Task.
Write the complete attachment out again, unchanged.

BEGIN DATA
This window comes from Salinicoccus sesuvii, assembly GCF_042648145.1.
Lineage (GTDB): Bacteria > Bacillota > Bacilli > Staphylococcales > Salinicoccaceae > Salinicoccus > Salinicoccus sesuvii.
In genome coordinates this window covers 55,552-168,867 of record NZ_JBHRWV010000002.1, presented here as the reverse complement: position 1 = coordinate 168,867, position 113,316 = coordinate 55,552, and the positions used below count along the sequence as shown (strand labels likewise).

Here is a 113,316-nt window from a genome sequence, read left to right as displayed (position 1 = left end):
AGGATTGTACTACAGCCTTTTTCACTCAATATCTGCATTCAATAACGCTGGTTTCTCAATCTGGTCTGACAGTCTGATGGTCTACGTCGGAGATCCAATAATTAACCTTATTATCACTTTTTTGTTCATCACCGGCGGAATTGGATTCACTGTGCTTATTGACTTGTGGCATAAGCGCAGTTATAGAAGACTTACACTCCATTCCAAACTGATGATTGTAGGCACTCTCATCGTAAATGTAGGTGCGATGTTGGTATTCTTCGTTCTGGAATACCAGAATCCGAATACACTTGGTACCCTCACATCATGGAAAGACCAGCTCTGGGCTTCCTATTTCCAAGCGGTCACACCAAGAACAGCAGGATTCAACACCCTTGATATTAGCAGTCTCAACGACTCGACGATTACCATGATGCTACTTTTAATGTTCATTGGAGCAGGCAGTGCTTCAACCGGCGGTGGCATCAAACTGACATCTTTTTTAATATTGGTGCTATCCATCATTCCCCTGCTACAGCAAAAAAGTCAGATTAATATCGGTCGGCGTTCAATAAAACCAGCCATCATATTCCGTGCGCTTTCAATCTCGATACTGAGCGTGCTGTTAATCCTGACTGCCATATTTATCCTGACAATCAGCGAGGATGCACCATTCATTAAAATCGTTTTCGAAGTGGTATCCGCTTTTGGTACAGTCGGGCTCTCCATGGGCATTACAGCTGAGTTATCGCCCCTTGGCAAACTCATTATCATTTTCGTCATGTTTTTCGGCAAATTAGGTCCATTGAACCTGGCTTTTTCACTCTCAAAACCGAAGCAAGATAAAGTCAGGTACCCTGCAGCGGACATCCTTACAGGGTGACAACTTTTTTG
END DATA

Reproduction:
This window comes from Salinicoccus sesuvii, assembly GCF_042648145.1.
Lineage (GTDB): Bacteria > Bacillota > Bacilli > Staphylococcales > Salinicoccaceae > Salinicoccus > Salinicoccus sesuvii.
In genome coordinates this window covers 55,552-168,867 of record NZ_JBHRWV010000002.1, presented here as the reverse complement: position 1 = coordinate 168,867, position 113,316 = coordinate 55,552, and the positions used below count along the sequence as shown (strand labels likewise).

Here is a 113,316-nt window from a genome sequence, read left to right as displayed (position 1 = left end):
AGGATTGTACTACAGCCTTTTTCACTCAATATCTGCATTCAATAACGCTGGTTTCTCAATCTGGTCTGACAGTCTGATGGTCTACGTCGGAGATCCAATAATTAACCTTATTATCACTTTTTTGTTCATCACCGGCGGAATTGGATTCACTGTGCTTATTGACTTGTGGCATAAGCGCAGTTATAGAAGACTTACACTCCATTCCAAACTGATGATTGTAGGCACTCTCATCGTAAATGTAGGTGCGATGTTGGTATTCTTCGTTCTGGAATACCAGAATCCGAATACACTTGGTACCCTCACATCATGGAAAGACCAGCTCTGGGCTTCCTATTTCCAAGCGGTCACACCAAGAACAGCAGGATTCAACACCCTTGATATTAGCAGTCTCAACGACTCGACGATTACCATGATGCTACTTTTAATGTTCATTGGAGCAGGCAGTGCTTCAACCGGCGGTGGCATCAAACTGACATCTTTTTTAATATTGGTGCTATCCATCATTCCCCTGCTACAGCAAAAAAGTCAGATTAATATCGGTCGGCGTTCAATAAAACCAGCCATCATATTCCGTGCGCTTTCAATCTCGATACTGAGCGTGCTGTTAATCCTGACTGCCATATTTATCCTGACAATCAGCGAGGATGCACCATTCATTAAAATCGTTTTCGAAGTGGTATCCGCTTTTGGTACAGTCGGGCTCTCCATGGGCATTACAGCTGAGTTATCGCCCCTTGGCAAACTCATTATCATTTTCGTCATGTTTTTCGGCAAATTAGGTCCATTGAACCTGGCTTTTTCACTCTCAAAACCGAAGCAAGATAAAGTCAGGTACCCTGCAGCGGACATCCTTACAGGGTGACAACTTTTTTG